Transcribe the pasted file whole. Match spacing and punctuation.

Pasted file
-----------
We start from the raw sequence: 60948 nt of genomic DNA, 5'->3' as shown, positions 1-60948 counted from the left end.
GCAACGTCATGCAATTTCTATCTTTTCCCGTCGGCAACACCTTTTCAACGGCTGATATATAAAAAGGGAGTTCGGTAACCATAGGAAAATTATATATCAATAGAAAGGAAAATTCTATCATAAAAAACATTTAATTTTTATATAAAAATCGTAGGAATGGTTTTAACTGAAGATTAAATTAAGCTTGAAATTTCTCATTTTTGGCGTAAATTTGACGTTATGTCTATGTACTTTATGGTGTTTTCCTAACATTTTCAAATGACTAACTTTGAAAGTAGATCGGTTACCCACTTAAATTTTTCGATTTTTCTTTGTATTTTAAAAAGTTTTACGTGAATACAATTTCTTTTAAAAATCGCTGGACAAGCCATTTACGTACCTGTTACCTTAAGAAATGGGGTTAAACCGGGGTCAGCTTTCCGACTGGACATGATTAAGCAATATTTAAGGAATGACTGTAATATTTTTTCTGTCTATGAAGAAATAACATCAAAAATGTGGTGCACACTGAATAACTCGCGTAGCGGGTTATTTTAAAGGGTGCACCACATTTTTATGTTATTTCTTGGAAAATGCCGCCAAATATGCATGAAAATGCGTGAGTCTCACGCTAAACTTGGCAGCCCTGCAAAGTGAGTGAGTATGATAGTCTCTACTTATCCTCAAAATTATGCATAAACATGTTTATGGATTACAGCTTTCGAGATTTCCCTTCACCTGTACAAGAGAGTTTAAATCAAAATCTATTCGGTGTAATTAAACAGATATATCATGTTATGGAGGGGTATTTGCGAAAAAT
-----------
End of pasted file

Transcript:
We start from the raw sequence: 60948 nt of genomic DNA, 5'->3' as shown, positions 1-60948 counted from the left end.
GCAACGTCATGCAATTTCTATCTTTTCCCGTCGGCAACACCTTTTCAACGGCTGATATATAAAAAGGGAGTTCGGTAACCATAGGAAAATTATATATCAATAGAAAGGAAAATTCTATCATAAAAAACATTTAATTTTTATATAAAAATCGTAGGAATGGTTTTAACTGAAGATTAAATTAAGCTTGAAATTTCTCATTTTTGGCGTAAATTTGACGTTATGTCTATGTACTTTATGGTGTTTTCCTAACATTTTCAAATGACTAACTTTGAAAGTAGATCGGTTACCCACTTAAATTTTTCGATTTTTCTTTGTATTTTAAAAAGTTTTACGTGAATACAATTTCTTTTAAAAATCGCTGGACAAGCCATTTACGTACCTGTTACCTTAAGAAATGGGGTTAAACCGGGGTCAGCTTTCCGACTGGACATGATTAAGCAATATTTAAGGAATGACTGTAATATTTTTTCTGTCTATGAAGAAATAACATCAAAAATGTGGTGCACACTGAATAACTCGCGTAGCGGGTTATTTTAAAGGGTGCACCACATTTTTATGTTATTTCTTGGAAAATGCCGCCAAATATGCATGAAAATGCGTGAGTCTCACGCTAAACTTGGCAGCCCTGCAAAGTGAGTGAGTATGATAGTCTCTACTTATCCTCAAAATTATGCATAAACATGTTTATGGATTACAGCTTTCGAGATTTCCCTTCACCTGTACAAGAGAGTTTAAATCAAAATCTATTCGGTGTAATTAAACAGATATATCATGTTATGGAGGGGTATTTGCGAAAAAT